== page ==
Additionally, there are not many 'up and coming' access control manufacturers. NLSS and S2 are possibilities but they both have their own video side already (which Avigilon would not want) plus they are likely to want even a higher price to sell. RedCloud is likely the most attractive pure play access offerings available.

RedCloud Overview

This marketing video gives a short overview of RedCloud's pitch:

A typical RedCloud system uses either Linux-based appliances or 'virtual' servers to host head end management software. The head end is connected to the ethernet, and both administrator access and controller communication is accomplished using a LAN/WAN. Three versions of product are offered, ranging from a SMB "Express" version, to the multi-site "Enterprise" and "Virtual" versions:

From there, all 'downstream' hardware like controllers, readers, and locks are manufactured by others. Regardless of the particular RedCloud head end version, the system is compatible with the same (ethernet only) makes of HID or Mercury based door controllers. Part of the installation process includes rewriting controller firmware to work exclusively with the RedCloud head end, and this must be done with every downstream controller installed into the system.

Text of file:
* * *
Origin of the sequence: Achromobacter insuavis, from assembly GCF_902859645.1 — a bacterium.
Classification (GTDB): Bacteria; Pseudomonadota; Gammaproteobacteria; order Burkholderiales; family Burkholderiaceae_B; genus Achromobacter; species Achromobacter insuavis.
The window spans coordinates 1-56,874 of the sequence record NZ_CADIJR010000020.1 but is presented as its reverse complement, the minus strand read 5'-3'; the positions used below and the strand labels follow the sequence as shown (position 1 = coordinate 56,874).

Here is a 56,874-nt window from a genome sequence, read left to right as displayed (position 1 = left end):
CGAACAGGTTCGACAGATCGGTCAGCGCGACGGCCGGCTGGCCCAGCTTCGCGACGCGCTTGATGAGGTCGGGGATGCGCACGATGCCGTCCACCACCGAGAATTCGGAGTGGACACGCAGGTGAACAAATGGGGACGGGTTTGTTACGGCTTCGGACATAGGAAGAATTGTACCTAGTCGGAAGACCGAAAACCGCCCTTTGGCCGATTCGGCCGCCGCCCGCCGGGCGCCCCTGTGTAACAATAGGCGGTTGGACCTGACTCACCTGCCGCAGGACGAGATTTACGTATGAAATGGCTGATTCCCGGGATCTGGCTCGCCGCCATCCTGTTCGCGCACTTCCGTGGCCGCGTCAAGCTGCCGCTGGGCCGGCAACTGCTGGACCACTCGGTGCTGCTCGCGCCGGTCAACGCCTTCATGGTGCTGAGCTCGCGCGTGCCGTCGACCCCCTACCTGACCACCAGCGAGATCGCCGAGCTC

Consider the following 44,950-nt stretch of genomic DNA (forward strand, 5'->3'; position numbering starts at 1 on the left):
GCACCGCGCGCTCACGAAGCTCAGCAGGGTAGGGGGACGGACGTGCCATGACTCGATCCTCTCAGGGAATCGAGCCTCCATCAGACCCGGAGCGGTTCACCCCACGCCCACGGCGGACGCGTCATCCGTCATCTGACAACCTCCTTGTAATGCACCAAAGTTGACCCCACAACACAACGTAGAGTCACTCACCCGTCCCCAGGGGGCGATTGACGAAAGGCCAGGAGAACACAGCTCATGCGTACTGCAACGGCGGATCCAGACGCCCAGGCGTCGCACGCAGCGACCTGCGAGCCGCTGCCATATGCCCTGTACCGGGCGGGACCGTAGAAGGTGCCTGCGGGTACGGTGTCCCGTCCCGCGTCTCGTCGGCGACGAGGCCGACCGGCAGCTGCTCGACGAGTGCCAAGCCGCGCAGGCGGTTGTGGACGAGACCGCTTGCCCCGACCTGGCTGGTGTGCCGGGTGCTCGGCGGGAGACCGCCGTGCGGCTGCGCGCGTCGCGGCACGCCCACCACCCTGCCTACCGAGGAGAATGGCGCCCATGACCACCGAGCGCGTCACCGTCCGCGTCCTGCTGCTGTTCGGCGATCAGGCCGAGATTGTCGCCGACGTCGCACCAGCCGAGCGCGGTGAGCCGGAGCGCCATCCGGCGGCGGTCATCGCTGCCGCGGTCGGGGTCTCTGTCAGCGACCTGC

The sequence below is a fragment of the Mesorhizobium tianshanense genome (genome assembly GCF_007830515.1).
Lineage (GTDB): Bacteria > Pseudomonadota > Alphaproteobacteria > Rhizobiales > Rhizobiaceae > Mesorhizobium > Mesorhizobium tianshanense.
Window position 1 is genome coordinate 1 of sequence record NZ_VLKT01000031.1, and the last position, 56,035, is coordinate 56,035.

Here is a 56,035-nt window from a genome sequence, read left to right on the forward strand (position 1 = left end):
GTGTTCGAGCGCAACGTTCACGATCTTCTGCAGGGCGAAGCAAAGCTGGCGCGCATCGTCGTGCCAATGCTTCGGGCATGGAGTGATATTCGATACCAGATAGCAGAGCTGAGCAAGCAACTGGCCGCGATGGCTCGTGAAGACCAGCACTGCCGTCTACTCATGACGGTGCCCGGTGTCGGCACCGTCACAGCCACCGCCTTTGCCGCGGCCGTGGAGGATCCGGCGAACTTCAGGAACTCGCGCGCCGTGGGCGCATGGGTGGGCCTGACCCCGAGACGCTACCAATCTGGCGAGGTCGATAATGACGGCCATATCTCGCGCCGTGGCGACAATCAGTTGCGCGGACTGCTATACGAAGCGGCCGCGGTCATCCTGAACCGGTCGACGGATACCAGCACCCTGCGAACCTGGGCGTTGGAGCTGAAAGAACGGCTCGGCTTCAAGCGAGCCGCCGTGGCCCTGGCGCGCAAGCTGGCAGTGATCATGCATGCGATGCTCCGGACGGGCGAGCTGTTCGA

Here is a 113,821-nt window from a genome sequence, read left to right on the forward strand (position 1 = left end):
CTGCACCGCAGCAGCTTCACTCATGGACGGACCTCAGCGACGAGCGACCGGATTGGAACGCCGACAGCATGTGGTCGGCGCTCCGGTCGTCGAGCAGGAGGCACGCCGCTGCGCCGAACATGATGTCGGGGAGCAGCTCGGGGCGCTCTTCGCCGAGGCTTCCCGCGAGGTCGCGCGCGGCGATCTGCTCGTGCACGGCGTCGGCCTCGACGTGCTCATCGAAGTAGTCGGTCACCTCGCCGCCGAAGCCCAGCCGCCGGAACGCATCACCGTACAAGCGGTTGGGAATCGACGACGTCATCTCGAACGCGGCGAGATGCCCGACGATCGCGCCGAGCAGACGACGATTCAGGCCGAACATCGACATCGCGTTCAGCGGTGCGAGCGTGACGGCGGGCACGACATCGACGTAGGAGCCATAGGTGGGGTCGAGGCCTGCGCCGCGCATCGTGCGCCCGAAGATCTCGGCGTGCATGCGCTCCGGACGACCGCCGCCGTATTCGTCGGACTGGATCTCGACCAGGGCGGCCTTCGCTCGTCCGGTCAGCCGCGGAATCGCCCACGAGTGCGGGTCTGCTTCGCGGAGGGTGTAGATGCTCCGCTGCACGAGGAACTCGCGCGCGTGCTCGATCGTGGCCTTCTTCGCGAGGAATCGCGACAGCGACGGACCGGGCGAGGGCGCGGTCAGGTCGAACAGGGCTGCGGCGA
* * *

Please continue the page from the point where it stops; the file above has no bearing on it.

Key Differences

While most access control systems are positioned to be resold by the traditional security channels, RedCloud takes a notable IT Services bend in designing and describing its products. Instead of focusing on 'traditional' physical security aspects like compatible reader and door hardware types, RedCloud's strongest claims are made regarding IT management aspects like "OpenLDAP" support and "Auto-Failover" redundancy features.

Other notable aspects of a RedCloud system include: